# $\det(EB)=\det(E)\det(B)$?

I was doing a proof from my book and I had a question regarding a step.

Proof:

$$I\to E$$ (Row switch)

$$-\det I=\det E$$

$$\det E=-1$$

$$\det(EB)=\det(-1\cdot B) =\mathbf{-1\det B}$$

In the last step of the proof(in bold), how was $$-1$$ taken out of the determinant?

Isn't $$\det(n\cdot B)$$ not equal to $$n\det(B)$$ where $$n$$ is a number?

I can't really follow the working properly as presented, but you're right to be sceptical of the last step. In general, $$\det(kM) = k^n \det(M)$$, where $$M$$ is an $$n \times n$$ matrix. If $$n$$ is odd, (e.g. a $$3 \times 3$$ matrix), then this would be valid, as $$(-1)^n = -1$$ when $$n$$ is odd, but my suspicion is that the last step is a typo.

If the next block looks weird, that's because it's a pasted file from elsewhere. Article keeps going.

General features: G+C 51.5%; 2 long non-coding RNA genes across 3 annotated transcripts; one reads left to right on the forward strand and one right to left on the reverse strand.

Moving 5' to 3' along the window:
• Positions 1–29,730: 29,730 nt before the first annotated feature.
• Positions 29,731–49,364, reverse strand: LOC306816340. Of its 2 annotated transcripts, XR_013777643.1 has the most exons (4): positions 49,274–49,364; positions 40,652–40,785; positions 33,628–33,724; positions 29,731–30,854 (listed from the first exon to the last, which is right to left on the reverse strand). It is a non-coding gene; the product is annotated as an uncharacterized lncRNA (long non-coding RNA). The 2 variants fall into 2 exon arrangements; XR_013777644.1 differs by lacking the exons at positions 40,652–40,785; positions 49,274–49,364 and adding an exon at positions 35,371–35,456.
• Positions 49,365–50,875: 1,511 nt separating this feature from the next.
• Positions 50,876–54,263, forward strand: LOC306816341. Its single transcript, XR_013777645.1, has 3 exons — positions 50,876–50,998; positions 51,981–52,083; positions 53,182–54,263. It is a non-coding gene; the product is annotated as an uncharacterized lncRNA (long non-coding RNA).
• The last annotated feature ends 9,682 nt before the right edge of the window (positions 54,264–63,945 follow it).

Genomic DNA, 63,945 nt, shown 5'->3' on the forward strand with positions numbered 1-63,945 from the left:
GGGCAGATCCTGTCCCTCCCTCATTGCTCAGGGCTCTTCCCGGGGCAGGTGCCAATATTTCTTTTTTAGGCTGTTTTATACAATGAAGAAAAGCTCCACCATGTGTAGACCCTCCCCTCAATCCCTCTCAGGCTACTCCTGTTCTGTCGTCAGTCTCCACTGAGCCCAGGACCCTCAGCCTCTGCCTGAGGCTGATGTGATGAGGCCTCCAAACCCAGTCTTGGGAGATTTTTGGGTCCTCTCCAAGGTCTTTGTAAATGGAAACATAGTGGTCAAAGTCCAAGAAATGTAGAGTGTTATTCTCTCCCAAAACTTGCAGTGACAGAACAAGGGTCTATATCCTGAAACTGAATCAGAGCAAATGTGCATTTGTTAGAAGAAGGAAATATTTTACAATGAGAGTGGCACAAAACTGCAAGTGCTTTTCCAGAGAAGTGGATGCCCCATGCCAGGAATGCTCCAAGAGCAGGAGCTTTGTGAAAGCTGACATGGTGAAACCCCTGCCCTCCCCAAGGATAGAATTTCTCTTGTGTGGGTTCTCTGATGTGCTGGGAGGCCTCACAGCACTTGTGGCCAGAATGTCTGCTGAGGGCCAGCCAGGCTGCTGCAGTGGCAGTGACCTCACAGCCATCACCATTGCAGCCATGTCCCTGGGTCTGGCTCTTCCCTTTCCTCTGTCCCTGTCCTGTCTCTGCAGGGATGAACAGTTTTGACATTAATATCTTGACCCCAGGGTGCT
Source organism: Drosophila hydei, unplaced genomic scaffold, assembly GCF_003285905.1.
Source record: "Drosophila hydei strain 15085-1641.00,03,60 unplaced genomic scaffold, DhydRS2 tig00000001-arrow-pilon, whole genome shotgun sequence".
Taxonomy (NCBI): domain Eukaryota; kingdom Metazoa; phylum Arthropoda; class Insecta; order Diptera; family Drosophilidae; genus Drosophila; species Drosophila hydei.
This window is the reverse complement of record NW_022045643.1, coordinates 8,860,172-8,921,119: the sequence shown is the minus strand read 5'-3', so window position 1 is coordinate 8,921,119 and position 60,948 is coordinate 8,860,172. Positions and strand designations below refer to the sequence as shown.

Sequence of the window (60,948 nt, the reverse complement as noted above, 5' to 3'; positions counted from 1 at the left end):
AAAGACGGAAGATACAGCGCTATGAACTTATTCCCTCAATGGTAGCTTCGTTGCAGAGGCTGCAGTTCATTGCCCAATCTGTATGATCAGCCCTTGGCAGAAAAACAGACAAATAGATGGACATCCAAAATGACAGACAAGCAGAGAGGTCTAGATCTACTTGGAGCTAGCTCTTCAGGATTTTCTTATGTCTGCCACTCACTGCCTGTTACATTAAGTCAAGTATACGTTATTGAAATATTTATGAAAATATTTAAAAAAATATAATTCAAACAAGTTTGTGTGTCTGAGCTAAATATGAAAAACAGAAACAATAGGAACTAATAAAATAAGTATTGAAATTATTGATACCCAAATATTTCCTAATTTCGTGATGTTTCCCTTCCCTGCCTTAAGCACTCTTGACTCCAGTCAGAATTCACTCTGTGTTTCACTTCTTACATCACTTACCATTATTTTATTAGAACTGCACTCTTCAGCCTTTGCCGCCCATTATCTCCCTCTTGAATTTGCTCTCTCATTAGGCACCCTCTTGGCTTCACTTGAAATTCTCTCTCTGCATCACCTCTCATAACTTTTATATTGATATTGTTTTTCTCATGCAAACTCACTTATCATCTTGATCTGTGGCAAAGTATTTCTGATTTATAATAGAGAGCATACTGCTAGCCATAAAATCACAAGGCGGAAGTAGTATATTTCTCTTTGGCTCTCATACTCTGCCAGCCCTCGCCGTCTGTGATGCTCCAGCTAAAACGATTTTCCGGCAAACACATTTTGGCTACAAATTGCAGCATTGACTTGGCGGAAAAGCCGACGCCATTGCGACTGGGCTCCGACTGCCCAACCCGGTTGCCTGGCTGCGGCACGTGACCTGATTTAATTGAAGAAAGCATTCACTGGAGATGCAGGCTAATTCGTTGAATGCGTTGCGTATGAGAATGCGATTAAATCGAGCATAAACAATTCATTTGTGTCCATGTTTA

the middle part is not correct. It must be: $$|EB|=|E|\cdot |B|=-1\cdot |B|,$$ because $$E$$ is an elementary matrix, not a scalar.
I don't think $$\det (EB) = \det (-B)$$ is correct, because $$E$$ only swaps two rows, not the multiplication by $$-1$$. Specifically the first $$=$$ on the "last step" is not correct, and the boldface part is not correct either.